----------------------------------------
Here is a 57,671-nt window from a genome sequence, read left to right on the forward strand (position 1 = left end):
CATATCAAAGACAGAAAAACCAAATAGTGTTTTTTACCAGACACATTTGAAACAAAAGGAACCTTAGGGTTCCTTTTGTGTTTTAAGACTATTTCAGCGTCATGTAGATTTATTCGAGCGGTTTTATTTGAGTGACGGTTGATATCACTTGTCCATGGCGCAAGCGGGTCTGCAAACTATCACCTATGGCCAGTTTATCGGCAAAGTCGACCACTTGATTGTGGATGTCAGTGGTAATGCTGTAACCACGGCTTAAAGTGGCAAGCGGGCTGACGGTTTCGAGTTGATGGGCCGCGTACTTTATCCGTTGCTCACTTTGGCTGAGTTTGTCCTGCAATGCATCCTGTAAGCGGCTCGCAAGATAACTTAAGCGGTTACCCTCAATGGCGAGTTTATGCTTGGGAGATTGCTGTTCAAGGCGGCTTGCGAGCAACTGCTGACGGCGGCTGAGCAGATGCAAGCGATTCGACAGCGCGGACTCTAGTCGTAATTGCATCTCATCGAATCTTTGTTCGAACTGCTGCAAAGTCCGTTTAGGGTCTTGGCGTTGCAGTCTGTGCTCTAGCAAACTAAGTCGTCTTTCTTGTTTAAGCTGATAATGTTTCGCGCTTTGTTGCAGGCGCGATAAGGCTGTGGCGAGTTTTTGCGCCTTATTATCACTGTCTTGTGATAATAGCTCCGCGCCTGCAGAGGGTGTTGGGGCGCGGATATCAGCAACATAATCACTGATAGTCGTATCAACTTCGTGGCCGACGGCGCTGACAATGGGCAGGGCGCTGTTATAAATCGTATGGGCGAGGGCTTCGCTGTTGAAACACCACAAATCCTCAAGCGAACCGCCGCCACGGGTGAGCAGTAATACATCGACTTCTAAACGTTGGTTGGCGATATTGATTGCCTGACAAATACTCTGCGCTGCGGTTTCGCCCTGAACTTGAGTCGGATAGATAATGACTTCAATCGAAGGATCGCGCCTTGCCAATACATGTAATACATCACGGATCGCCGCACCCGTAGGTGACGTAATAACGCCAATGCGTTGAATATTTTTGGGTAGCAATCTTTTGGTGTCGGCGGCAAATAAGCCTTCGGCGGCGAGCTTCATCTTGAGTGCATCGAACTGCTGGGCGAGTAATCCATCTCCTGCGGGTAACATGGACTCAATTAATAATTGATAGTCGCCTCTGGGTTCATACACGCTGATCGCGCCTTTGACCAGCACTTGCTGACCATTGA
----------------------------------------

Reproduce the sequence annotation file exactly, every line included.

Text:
Here is a 57,671-nt window from a genome sequence, read left to right on the forward strand (position 1 = left end):
CATATCAAAGACAGAAAAACCAAATAGTGTTTTTTACCAGACACATTTGAAACAAAAGGAACCTTAGGGTTCCTTTTGTGTTTTAAGACTATTTCAGCGTCATGTAGATTTATTCGAGCGGTTTTATTTGAGTGACGGTTGATATCACTTGTCCATGGCGCAAGCGGGTCTGCAAACTATCACCTATGGCCAGTTTATCGGCAAAGTCGACCACTTGATTGTGGATGTCAGTGGTAATGCTGTAACCACGGCTTAAAGTGGCAAGCGGGCTGACGGTTTCGAGTTGATGGGCCGCGTACTTTATCCGTTGCTCACTTTGGCTGAGTTTGTCCTGCAATGCATCCTGTAAGCGGCTCGCAAGATAACTTAAGCGGTTACCCTCAATGGCGAGTTTATGCTTGGGAGATTGCTGTTCAAGGCGGCTTGCGAGCAACTGCTGACGGCGGCTGAGCAGATGCAAGCGATTCGACAGCGCGGACTCTAGTCGTAATTGCATCTCATCGAATCTTTGTTCGAACTGCTGCAAAGTCCGTTTAGGGTCTTGGCGTTGCAGTCTGTGCTCTAGCAAACTAAGTCGTCTTTCTTGTTTAAGCTGATAATGTTTCGCGCTTTGTTGCAGGCGCGATAAGGCTGTGGCGAGTTTTTGCGCCTTATTATCACTGTCTTGTGATAATAGCTCCGCGCCTGCAGAGGGTGTTGGGGCGCGGATATCAGCAACATAATCACTGATAGTCGTATCAACTTCGTGGCCGACGGCGCTGACAATGGGCAGGGCGCTGTTATAAATCGTATGGGCGAGGGCTTCGCTGTTGAAACACCACAAATCCTCAAGCGAACCGCCGCCACGGGTGAGCAGTAATACATCGACTTCTAAACGTTGGTTGGCGATATTGATTGCCTGACAAATACTCTGCGCTGCGGTTTCGCCCTGAACTTGAGTCGGATAGATAATGACTTCAATCGAAGGATCGCGCCTTGCCAATACATGTAATACATCACGGATCGCCGCACCCGTAGGTGACGTAATAACGCCAATGCGTTGAATATTTTTGGGTAGCAATCTTTTGGTGTCGGCGGCAAATAAGCCTTCGGCGGCGAGCTTCATCTTGAGTGCATCGAACTGCTGGGCGAGTAATCCATCTCCTGCGGGTAACATGGACTCAATTAATAATTGATAGTCGCCTCTGGGTTCATACACGCTGATCGCGCCTTTGACCAGCACTTGCTGACCATTGA